This book traces a number of common themes relating to the representation of Irish Travellers in Irish popular tradition and how these themes have impacted on Ireland's collective imagination. A particular focus of the book is on the exploration of the Traveller as ‘Other’, an ‘Other’ who is perceived as both inside and outside Ireland's collective ideation. Frequently constructed as a group whose cultural tenets are in a dichotomous opposition to those of the ‘settled’ community, the book demonstrates the ambivalence and complexity of the Irish Traveller ‘Other’ in the context of a European postcolonial country. Not only have the construction and representation of Travellers always been less stable and ‘fixed’ than previously supposed, these images have been acted upon and changed by both the Traveller and non-Traveller communities as the situation has demanded. Drawing primarily on little-explored Irish language sources, the book demonstrates the fluidity of what is often assumed as reified or ‘fixed’. As evidenced in Irish-language cultural sources, the image of the Traveller is inextricably linked with the very concept of Irish identity itself. They are simultaneously the same and ‘Other’, and frequently function as exemplars of the hegemony of native Irish culture as set against colonial traditions.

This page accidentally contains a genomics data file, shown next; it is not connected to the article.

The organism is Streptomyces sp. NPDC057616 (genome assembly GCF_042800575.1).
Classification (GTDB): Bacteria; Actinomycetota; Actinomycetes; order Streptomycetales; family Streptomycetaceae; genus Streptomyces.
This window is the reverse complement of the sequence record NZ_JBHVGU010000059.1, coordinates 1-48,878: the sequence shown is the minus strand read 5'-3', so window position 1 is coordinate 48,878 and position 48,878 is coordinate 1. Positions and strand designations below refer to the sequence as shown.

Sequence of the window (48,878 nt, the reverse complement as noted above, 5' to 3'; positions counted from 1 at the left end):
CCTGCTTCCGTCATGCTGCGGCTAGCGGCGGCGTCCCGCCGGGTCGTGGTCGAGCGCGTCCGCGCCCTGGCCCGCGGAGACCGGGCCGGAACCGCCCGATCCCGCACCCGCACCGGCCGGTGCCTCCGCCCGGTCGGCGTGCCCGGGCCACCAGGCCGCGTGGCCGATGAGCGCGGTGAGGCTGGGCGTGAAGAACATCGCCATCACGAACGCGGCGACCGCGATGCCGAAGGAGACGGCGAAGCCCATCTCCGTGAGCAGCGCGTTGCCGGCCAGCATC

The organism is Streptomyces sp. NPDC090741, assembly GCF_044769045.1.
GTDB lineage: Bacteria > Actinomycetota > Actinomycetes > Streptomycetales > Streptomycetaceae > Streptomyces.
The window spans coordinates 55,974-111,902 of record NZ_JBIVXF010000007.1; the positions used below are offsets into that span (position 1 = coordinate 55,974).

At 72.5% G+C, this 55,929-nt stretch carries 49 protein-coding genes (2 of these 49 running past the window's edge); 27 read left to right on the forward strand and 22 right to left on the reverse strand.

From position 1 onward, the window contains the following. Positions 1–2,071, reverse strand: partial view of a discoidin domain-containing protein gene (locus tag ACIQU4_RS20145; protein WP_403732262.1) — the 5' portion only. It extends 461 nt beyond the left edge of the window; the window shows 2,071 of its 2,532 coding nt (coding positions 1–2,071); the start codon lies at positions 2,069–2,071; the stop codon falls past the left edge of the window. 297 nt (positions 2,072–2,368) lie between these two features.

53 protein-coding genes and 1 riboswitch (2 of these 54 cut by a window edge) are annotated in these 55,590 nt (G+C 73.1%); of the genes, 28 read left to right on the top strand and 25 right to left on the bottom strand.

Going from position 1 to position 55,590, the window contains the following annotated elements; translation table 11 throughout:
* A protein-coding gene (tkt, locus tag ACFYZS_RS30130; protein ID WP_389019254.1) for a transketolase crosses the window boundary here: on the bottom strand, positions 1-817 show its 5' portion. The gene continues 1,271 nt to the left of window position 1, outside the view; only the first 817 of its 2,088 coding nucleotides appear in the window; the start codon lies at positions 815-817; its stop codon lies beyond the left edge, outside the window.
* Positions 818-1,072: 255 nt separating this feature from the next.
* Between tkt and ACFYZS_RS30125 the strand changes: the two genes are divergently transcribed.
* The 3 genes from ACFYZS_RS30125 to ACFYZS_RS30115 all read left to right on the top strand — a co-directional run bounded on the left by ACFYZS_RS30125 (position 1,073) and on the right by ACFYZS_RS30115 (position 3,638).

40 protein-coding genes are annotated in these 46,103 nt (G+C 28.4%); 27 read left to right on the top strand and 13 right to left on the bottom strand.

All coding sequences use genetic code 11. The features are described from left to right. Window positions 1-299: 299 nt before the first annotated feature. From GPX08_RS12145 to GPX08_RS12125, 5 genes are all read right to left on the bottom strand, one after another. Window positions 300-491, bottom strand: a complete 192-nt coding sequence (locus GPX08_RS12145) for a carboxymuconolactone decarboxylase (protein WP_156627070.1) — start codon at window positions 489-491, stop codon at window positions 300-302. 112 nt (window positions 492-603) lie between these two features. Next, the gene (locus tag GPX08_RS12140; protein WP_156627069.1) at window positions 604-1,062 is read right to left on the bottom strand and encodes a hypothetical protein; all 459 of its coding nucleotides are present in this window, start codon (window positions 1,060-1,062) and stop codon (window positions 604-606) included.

autonomous in nature and
have the ability to ‘live their own lives’, form syntheses of all kinds and
even engender new representations.
It is important to do justice to the compelling and (often) ambivalent
nature of collectiveideation or imagery in a globalised world where
emerging technologies ensure that images and representations can be
transferred at incredible speed. The significance of new forms of
communication has combined with a number of developing traditions
in the social and human sciences to ensure the increased significance of
the question of collective